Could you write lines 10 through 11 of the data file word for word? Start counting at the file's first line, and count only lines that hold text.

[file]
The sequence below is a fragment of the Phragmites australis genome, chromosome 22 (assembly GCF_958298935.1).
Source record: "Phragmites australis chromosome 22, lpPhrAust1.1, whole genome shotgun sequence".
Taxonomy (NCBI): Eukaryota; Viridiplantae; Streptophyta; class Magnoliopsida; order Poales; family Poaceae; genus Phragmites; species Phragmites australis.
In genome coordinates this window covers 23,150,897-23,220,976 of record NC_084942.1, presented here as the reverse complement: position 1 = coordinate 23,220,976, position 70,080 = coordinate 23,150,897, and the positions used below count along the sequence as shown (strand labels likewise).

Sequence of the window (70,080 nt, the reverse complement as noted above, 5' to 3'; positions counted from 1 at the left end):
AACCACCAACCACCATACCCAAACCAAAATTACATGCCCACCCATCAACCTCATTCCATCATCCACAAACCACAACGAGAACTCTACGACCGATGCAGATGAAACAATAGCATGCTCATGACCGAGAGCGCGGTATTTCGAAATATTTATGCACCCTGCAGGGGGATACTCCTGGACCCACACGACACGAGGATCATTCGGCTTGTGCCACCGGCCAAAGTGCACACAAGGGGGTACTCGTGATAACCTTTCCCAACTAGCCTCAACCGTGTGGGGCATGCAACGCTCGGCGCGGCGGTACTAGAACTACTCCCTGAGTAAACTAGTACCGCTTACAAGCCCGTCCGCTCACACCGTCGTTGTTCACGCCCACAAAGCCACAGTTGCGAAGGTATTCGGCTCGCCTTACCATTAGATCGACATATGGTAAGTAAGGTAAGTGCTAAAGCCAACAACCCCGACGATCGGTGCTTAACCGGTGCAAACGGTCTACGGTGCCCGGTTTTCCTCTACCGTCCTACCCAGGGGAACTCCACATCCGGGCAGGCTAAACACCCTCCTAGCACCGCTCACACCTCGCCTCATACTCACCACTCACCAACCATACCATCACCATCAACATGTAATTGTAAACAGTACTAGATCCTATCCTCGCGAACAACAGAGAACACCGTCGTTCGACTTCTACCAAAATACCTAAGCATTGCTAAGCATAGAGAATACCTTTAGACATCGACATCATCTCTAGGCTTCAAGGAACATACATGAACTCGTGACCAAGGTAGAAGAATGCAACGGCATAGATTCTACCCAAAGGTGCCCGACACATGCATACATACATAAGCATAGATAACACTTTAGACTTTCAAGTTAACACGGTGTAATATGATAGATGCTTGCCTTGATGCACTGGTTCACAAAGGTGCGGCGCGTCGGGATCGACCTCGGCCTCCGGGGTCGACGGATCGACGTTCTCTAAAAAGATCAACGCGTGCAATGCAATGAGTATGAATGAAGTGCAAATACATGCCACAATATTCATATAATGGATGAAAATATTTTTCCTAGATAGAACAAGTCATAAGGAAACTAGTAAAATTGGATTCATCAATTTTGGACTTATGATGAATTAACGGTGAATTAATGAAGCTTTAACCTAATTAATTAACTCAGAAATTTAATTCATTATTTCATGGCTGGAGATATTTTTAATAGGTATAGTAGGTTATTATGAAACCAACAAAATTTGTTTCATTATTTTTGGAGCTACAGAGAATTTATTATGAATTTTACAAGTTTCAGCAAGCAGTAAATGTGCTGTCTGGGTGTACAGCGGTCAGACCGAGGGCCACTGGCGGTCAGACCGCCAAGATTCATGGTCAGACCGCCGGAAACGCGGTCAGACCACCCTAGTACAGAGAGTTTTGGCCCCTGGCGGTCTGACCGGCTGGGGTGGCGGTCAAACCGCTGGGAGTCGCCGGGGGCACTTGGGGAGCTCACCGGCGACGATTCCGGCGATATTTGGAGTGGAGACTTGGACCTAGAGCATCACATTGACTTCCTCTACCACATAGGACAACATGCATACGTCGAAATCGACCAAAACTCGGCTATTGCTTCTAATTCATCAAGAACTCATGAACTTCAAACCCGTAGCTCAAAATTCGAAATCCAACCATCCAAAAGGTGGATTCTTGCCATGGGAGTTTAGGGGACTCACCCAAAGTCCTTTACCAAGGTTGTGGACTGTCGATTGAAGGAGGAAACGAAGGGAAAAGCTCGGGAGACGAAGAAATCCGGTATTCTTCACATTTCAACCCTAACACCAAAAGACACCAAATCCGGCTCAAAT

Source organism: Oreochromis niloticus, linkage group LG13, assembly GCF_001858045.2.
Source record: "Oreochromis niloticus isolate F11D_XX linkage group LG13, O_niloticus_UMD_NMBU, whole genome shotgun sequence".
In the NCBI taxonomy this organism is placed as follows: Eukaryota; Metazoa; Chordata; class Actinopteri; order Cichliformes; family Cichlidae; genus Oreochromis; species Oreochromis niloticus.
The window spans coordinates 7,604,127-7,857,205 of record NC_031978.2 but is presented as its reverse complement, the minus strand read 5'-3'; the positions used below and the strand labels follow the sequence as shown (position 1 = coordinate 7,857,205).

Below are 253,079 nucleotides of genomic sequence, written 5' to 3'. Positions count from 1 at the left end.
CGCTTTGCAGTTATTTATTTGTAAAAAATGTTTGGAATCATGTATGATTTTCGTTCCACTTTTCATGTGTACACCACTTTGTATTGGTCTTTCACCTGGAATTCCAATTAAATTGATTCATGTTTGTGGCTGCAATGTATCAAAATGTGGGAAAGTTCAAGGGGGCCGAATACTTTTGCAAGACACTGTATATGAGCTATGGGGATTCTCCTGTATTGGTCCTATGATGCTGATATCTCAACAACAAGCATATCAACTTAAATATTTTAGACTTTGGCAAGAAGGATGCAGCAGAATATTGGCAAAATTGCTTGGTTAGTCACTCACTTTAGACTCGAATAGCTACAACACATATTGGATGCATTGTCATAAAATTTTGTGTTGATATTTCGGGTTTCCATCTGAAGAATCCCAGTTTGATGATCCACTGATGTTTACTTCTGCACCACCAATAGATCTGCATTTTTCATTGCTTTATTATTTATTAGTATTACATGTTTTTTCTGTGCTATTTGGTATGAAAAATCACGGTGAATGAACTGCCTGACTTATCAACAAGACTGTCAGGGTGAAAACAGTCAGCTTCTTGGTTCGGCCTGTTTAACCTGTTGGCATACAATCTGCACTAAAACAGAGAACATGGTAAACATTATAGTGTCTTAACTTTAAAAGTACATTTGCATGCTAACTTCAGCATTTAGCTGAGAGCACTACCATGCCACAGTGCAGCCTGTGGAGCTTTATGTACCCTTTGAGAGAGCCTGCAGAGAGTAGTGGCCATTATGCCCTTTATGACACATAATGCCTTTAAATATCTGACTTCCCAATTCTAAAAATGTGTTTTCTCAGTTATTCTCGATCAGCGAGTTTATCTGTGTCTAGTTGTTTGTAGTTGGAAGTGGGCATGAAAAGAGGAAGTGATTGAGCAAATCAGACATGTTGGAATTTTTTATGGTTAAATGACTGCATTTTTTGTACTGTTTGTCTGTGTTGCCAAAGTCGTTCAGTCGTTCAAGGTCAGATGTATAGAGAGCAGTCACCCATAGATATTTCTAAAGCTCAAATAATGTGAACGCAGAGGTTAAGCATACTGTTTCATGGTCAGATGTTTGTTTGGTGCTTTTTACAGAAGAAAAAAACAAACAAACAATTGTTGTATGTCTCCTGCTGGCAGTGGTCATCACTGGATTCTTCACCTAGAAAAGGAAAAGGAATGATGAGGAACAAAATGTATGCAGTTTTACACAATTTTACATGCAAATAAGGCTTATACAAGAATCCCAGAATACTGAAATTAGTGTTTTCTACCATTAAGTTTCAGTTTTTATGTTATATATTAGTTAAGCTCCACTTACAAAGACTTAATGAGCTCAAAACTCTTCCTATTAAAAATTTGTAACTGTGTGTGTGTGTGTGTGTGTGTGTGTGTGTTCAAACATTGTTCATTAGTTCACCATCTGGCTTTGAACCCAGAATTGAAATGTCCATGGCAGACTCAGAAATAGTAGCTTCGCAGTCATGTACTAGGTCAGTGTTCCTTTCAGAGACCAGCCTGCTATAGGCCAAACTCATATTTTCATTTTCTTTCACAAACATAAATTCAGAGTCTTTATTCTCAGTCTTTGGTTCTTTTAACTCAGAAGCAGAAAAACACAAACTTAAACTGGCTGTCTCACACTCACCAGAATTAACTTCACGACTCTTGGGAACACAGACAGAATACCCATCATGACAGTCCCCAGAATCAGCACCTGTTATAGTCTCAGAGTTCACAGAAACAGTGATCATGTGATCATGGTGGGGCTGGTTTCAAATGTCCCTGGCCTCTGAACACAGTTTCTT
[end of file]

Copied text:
The window spans coordinates 7,604,127-7,857,205 of record NC_031978.2 but is presented as its reverse complement, the minus strand read 5'-3'; the positions used below and the strand labels follow the sequence as shown (position 1 = coordinate 7,857,205).

Below are 253,079 nucleotides of genomic sequence, written 5' to 3'. Positions count from 1 at the left end.